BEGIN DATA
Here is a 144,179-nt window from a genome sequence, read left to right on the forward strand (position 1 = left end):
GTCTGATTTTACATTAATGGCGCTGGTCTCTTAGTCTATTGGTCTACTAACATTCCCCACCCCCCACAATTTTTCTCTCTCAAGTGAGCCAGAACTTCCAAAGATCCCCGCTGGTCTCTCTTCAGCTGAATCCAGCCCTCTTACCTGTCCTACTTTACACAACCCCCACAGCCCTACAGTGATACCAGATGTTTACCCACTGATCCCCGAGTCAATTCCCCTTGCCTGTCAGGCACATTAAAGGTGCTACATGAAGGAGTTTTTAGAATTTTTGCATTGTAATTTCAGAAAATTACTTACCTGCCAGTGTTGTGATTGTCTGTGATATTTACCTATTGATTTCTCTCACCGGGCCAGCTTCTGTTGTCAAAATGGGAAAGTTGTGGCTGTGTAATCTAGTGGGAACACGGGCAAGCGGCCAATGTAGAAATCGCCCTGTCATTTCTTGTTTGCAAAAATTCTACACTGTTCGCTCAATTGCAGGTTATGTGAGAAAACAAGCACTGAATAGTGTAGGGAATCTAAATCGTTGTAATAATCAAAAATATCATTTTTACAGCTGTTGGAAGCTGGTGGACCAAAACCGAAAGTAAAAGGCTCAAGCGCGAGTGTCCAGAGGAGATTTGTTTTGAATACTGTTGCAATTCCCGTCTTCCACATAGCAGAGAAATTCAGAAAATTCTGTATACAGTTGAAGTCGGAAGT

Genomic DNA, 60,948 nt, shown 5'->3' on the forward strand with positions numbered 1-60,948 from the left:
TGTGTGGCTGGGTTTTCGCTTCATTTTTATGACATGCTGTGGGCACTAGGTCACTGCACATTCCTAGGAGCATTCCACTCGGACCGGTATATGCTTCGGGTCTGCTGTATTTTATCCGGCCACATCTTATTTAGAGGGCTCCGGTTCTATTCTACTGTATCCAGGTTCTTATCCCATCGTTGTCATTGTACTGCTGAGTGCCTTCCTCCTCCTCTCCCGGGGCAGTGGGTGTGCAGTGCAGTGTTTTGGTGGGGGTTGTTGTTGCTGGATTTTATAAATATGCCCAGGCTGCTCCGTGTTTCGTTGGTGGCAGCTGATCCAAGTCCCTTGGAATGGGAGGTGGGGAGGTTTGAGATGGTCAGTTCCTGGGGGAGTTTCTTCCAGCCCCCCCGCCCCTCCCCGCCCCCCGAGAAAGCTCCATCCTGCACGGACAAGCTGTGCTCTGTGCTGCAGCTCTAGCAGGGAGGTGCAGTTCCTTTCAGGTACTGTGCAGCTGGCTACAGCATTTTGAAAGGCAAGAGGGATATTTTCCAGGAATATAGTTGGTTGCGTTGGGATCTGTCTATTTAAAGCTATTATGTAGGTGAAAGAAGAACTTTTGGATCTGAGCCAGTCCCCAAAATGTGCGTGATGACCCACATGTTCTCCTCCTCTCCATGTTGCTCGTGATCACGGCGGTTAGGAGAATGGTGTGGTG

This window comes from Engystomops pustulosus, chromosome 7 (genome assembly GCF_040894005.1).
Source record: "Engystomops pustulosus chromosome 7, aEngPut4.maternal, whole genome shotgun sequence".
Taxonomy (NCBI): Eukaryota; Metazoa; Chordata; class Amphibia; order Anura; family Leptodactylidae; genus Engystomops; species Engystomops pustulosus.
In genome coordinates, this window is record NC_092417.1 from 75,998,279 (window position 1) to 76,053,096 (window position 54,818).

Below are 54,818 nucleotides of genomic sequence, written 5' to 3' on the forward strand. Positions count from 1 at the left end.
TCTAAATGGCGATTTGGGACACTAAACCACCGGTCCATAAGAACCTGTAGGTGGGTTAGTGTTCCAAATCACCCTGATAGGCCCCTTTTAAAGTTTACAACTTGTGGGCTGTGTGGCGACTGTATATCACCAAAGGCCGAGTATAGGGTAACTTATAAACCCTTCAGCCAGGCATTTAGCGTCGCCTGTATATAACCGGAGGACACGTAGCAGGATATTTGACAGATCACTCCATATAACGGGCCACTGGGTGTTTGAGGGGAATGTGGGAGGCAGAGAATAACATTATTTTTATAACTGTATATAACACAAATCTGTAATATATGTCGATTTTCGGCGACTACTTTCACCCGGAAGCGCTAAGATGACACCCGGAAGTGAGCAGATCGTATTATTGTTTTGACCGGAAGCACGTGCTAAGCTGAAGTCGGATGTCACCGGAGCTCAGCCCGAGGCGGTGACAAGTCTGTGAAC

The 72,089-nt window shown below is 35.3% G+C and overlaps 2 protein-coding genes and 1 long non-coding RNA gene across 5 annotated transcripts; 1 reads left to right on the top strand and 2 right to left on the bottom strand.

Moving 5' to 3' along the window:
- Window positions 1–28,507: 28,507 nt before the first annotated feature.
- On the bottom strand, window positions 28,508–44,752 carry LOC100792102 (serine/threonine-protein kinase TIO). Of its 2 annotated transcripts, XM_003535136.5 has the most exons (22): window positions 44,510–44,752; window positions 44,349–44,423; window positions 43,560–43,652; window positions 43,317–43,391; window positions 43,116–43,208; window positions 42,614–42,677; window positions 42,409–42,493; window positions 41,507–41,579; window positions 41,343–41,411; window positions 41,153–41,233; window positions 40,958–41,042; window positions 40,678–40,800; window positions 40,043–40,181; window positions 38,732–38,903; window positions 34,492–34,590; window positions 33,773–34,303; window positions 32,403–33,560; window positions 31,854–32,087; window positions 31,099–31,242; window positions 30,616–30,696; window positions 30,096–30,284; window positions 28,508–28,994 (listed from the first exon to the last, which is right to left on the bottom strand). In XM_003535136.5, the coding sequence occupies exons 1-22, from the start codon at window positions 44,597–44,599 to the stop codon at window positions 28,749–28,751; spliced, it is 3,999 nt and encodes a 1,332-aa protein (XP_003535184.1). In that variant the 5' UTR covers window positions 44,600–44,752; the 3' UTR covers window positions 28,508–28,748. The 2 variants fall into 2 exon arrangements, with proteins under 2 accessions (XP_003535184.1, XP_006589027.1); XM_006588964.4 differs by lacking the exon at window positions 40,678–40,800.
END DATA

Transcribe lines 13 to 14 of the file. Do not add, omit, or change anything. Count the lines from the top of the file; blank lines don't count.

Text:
- Window positions 1–28,507: 28,507 nt before the first annotated feature.
- On the bottom strand, window positions 28,508–44,752 carry LOC100792102 (serine/threonine-protein kinase TIO). Of its 2 annotated transcripts, XM_003535136.5 has the most exons (22): window positions 44,510–44,752; window positions 44,349–44,423; window positions 43,560–43,652; window positions 43,317–43,391; window positions 43,116–43,208; window positions 42,614–42,677; window positions 42,409–42,493; window positions 41,507–41,579; window positions 41,343–41,411; window positions 41,153–41,233; window positions 40,958–41,042; window positions 40,678–40,800; window positions 40,043–40,181; window positions 38,732–38,903; window positions 34,492–34,590; window positions 33,773–34,303; window positions 32,403–33,560; window positions 31,854–32,087; window positions 31,099–31,242; window positions 30,616–30,696; window positions 30,096–30,284; window positions 28,508–28,994 (listed from the first exon to the last, which is right to left on the bottom strand). In XM_003535136.5, the coding sequence occupies exons 1-22, from the start codon at window positions 44,597–44,599 to the stop codon at window positions 28,749–28,751; spliced, it is 3,999 nt and encodes a 1,332-aa protein (XP_003535184.1). In that variant the 5' UTR covers window positions 44,600–44,752; the 3' UTR covers window positions 28,508–28,748. The 2 variants fall into 2 exon arrangements, with proteins under 2 accessions (XP_003535184.1, XP_006589027.1); XM_006588964.4 differs by lacking the exon at window positions 40,678–40,800.